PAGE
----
PEANUTS AUG. 3, 1952 SUNDAY PAGE ORIGINAL ART BY CHARLES SCHULZ.
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Winning Bid:
$41,264.08
Bids:
10
Bidding Ended:
Thursday, January 27, 2005 12:10:00 PM Eastern Standard Time
Time Left:
Ended
Auction:
Auction #182 - Part II
Item numbers 1500-3431 in auction 182
Value Code:
P - $20000 to $35000
Item Description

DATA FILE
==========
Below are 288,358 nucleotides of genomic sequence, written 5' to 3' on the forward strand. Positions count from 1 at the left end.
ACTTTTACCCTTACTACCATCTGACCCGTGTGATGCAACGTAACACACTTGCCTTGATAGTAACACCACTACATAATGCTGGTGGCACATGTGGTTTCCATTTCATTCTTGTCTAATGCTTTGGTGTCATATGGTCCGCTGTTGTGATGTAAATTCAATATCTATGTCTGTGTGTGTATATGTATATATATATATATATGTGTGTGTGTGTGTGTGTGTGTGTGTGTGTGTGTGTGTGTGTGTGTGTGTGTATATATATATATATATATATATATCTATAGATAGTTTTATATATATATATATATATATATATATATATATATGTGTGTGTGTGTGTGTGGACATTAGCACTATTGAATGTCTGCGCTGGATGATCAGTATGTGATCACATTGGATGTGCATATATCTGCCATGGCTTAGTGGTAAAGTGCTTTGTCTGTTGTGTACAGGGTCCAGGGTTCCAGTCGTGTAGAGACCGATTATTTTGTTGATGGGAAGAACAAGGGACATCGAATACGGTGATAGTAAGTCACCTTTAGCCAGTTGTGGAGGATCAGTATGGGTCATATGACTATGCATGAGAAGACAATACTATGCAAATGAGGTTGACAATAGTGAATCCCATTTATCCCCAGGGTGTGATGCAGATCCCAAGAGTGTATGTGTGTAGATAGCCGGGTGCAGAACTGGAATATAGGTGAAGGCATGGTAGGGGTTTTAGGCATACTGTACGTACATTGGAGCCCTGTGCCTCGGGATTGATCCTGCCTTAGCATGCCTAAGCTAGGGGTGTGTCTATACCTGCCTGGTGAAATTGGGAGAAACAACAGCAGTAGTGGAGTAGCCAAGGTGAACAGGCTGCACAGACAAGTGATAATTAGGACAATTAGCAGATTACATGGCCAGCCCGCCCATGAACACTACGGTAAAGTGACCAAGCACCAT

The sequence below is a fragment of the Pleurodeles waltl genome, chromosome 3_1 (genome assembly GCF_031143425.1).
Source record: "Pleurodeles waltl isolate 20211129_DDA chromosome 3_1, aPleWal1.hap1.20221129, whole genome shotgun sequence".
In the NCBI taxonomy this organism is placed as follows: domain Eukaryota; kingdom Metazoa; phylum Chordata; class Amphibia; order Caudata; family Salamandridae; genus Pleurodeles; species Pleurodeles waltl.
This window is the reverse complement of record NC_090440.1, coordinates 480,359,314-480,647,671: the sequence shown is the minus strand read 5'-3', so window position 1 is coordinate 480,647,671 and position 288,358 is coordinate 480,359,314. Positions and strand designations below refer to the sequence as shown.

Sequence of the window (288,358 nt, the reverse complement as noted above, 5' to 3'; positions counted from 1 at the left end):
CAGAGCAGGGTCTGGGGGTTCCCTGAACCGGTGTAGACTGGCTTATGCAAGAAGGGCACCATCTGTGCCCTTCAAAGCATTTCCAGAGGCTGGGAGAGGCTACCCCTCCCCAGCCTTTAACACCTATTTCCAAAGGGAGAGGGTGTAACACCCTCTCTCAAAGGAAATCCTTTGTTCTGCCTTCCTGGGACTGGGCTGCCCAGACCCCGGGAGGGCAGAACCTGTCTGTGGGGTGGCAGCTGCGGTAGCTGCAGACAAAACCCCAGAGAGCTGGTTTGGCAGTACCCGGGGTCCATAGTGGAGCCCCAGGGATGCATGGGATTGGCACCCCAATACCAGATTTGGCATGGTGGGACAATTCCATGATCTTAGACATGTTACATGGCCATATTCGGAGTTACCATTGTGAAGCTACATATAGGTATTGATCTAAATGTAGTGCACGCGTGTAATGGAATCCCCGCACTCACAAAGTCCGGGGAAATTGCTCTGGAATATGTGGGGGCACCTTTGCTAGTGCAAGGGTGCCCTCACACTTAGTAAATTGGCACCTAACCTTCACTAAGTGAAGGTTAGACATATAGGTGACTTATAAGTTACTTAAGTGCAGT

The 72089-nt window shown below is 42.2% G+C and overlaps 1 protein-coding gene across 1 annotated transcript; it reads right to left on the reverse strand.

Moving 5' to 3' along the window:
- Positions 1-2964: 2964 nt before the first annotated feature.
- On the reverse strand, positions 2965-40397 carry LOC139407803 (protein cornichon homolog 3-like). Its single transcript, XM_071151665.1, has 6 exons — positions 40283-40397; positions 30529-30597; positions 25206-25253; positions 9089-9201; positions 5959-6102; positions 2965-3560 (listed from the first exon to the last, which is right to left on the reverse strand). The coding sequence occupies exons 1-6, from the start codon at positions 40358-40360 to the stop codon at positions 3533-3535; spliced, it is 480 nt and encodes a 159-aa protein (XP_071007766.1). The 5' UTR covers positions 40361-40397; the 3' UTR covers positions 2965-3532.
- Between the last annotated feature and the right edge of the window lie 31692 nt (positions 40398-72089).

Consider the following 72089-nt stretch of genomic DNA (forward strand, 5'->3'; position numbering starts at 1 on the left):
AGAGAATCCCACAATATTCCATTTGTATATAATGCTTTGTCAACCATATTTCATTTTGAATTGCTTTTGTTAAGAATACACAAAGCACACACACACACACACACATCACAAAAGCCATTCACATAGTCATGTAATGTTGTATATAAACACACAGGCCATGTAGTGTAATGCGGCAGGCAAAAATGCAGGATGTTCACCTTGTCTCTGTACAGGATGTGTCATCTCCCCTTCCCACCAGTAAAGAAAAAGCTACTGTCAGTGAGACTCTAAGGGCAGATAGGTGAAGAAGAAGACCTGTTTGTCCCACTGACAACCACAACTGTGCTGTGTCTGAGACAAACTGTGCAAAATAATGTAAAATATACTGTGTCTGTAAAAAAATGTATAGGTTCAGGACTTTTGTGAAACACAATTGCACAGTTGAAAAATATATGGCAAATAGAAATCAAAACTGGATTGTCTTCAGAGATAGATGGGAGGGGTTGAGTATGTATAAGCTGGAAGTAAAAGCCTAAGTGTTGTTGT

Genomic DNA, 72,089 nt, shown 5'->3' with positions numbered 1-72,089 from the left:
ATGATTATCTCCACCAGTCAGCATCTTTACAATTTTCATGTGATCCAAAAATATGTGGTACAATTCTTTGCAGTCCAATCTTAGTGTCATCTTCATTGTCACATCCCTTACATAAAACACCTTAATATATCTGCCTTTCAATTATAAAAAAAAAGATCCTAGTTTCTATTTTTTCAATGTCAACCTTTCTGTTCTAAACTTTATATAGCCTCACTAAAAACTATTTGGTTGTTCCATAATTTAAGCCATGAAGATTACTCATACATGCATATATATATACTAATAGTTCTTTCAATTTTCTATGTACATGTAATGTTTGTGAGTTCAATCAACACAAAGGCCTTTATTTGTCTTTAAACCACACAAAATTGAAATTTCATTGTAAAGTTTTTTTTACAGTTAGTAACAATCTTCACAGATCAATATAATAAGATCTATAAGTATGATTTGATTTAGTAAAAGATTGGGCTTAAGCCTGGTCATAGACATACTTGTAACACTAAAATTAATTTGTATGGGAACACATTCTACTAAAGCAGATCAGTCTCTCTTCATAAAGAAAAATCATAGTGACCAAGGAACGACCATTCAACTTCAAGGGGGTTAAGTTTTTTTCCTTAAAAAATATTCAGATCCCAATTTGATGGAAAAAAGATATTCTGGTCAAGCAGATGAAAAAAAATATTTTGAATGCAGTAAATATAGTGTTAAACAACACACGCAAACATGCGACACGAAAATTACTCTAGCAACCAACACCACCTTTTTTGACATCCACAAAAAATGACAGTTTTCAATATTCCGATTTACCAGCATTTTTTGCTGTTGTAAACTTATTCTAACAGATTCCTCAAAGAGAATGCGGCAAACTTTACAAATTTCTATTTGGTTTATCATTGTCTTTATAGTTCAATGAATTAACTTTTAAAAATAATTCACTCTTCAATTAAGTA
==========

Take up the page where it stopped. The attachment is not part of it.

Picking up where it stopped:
This piece of original art by the creator and lifelong artist of Peanuts, Charles Schulz, is from the very early days of the strip's 50-year run. While the daily strip had been in papers since October 2, 1950, the Peanuts Sunday strip did not appear until January 6, 1952. This one dated August 3, 1952, putting it just about dead center of the first year of Sunday strips. It is a wonderful example of the earliest days of the Peanuts cast, when they hadn't acquired the height and fullness of image that they would eventually possess-and yet they're already distinctly the characters America (and the world) came to know and love. The first panel shows a very small Lucy being pulled by Violet in a wagon. The look in her eyes showcases what made Schulz special as an artist. In that same first panel, take note of the casual way that Charlie Brown is sitting. He is completely at ease in his surroundings, a slightly more confident Charlie Brown than we may remember (That would change of course, as the focus of the strip revealed his insecurities and angst). The second panel has a wonderful reaction shot from Patty. Where the first panel hightlighted Schulz's artistry, this one showcases the creative intellect behind the art and shows us an already great writer. He chose to have Charlie Brown describe the reaction that someone has to eating an ice cream cone, not the taste or appearance of the cone. This is a highly individualistic way to move the scene forward. As the idea takes hold, the girls give Charlie such a hard time, that in panel seven he throws a fit. Patty's answer in the final panel is perfect a punchline as timeless as Vaudeville, but one that somehow seems to mean more than it appears to. The piece measures 17"x23 1/2" and is on thin (Bristol) art board. The image area is 15 1/4"x22 5/8." The piece is sold framed and is signed by Schulz in the last panel.

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